Electronic Medical Records (EMR): A Practical Solution
Messaging, Social Networking, Photo Albums, Filing Taxes, Stock Market Investments, Banking, Paying Bills and many other activities are moving online and are being converted to an ‘electronic form’. The internet user base in India (especially in the Metros and Tier-1 cities) is growing at a very fast rate.
Yet, something that is very critical, something that is very personal – Medical Health Record, is still stuck with that ‘nearly 2000 year old ancient Chinese invention – Paper’! Why aren’t medical records being stored in an easy to use electronic format? As in any big change, there are multiple reasons ranging from the availability of appropriate technology, stakeholder education, standards, and process changes.
Today, core technology is not a bottleneck. Having appropriate technology systems for the Indian environment is important. Stakeholder education and requisite process changes at hospitals and clinics are more critical. Let us try and explore the advantages of Electronic Medical Records, and their adoption. Let us begin with the definition of Electronic Medical Records (also referred to as ‘EMRs’) – Wikipedia defines Electronic Medical Records as medical records in a digital format.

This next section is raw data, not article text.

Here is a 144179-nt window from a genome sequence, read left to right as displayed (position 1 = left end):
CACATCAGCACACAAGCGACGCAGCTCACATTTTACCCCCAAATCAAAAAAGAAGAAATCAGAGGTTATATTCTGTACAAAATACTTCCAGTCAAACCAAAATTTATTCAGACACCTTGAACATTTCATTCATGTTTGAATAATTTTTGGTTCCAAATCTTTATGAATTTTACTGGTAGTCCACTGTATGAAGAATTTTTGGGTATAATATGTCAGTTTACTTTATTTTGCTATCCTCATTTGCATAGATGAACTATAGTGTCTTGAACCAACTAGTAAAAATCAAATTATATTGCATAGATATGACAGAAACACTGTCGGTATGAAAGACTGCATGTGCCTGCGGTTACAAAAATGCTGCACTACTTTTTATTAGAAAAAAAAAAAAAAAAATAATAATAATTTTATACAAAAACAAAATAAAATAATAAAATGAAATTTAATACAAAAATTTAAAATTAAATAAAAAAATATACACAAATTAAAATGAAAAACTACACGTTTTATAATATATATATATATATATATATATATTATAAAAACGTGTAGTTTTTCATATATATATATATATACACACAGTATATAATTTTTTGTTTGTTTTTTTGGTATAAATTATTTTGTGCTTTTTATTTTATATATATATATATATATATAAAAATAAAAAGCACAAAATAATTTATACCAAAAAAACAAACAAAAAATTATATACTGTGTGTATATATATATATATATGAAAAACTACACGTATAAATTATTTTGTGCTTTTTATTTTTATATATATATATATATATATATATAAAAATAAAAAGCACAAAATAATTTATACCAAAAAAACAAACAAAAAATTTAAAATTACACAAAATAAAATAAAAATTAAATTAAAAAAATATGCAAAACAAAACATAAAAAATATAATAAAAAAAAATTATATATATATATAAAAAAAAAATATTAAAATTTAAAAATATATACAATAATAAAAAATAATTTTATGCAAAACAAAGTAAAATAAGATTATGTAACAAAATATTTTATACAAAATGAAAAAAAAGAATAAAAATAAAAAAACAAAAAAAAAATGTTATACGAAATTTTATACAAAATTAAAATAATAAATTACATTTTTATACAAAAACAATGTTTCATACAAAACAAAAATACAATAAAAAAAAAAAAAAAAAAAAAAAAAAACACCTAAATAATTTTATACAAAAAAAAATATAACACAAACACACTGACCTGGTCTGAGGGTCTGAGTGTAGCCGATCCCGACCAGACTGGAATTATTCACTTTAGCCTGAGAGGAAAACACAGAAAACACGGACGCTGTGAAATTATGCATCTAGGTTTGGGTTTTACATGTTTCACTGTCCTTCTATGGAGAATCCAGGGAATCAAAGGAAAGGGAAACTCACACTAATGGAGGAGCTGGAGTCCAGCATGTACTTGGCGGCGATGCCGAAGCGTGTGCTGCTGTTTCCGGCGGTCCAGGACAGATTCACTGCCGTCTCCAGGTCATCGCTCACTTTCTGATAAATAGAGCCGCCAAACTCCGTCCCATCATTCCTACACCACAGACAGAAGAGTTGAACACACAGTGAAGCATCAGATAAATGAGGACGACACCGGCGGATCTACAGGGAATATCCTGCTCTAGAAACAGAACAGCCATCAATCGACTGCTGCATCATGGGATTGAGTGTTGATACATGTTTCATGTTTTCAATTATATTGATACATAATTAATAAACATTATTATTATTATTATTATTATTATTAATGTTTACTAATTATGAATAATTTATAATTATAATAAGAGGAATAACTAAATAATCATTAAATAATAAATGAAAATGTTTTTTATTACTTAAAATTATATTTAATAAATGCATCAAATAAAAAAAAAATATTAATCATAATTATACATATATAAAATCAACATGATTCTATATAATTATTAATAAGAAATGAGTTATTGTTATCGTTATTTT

In the past, detailed medical records were often only generated during surgical/other critical procedures or during treatment of a serious illness. Advances in medical sciences have meant that today, we undergo a lot more preventive tests and procedures. There is a great deal of focus on improved diagnostics and preventive care. This has resulted in a dramatic increase in the number of medical records an individual would typically maintain.
Rapid and easy accessibility of these medical records can help save time and effort, and can potentially be a life-saving aid in case of an emergency. Paper records by their very nature are difficult to manage, copy, carry, and forward to others.
Benefits of Electronic Medical Records